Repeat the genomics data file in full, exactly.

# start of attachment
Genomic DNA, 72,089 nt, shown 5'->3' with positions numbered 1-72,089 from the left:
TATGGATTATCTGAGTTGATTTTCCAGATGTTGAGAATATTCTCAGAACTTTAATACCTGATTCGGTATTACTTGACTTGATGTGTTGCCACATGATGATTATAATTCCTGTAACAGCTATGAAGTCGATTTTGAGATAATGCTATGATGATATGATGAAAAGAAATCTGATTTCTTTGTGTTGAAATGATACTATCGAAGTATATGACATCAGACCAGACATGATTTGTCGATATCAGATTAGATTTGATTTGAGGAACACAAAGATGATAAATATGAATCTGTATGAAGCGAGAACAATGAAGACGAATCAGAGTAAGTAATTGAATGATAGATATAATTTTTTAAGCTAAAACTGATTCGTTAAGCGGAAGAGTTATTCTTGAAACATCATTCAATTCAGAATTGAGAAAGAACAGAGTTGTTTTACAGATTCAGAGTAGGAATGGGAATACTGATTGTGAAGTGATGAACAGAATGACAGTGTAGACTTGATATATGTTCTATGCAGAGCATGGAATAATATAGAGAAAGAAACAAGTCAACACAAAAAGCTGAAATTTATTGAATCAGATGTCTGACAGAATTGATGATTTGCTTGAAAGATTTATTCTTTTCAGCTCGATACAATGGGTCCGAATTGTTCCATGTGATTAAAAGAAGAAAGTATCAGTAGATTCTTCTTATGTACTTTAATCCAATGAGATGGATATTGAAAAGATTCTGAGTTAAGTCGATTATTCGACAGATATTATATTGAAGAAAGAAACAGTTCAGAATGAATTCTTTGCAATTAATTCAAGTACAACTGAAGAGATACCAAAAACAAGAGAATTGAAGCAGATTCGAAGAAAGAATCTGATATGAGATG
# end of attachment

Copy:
Genomic DNA, 72,089 nt, shown 5'->3' with positions numbered 1-72,089 from the left:
TATGGATTATCTGAGTTGATTTTCCAGATGTTGAGAATATTCTCAGAACTTTAATACCTGATTCGGTATTACTTGACTTGATGTGTTGCCACATGATGATTATAATTCCTGTAACAGCTATGAAGTCGATTTTGAGATAATGCTATGATGATATGATGAAAAGAAATCTGATTTCTTTGTGTTGAAATGATACTATCGAAGTATATGACATCAGACCAGACATGATTTGTCGATATCAGATTAGATTTGATTTGAGGAACACAAAGATGATAAATATGAATCTGTATGAAGCGAGAACAATGAAGACGAATCAGAGTAAGTAATTGAATGATAGATATAATTTTTTAAGCTAAAACTGATTCGTTAAGCGGAAGAGTTATTCTTGAAACATCATTCAATTCAGAATTGAGAAAGAACAGAGTTGTTTTACAGATTCAGAGTAGGAATGGGAATACTGATTGTGAAGTGATGAACAGAATGACAGTGTAGACTTGATATATGTTCTATGCAGAGCATGGAATAATATAGAGAAAGAAACAAGTCAACACAAAAAGCTGAAATTTATTGAATCAGATGTCTGACAGAATTGATGATTTGCTTGAAAGATTTATTCTTTTCAGCTCGATACAATGGGTCCGAATTGTTCCATGTGATTAAAAGAAGAAAGTATCAGTAGATTCTTCTTATGTACTTTAATCCAATGAGATGGATATTGAAAAGATTCTGAGTTAAGTCGATTATTCGACAGATATTATATTGAAGAAAGAAACAGTTCAGAATGAATTCTTTGCAATTAATTCAAGTACAACTGAAGAGATACCAAAAACAAGAGAATTGAAGCAGATTCGAAGAAAGAATCTGATATGAGATG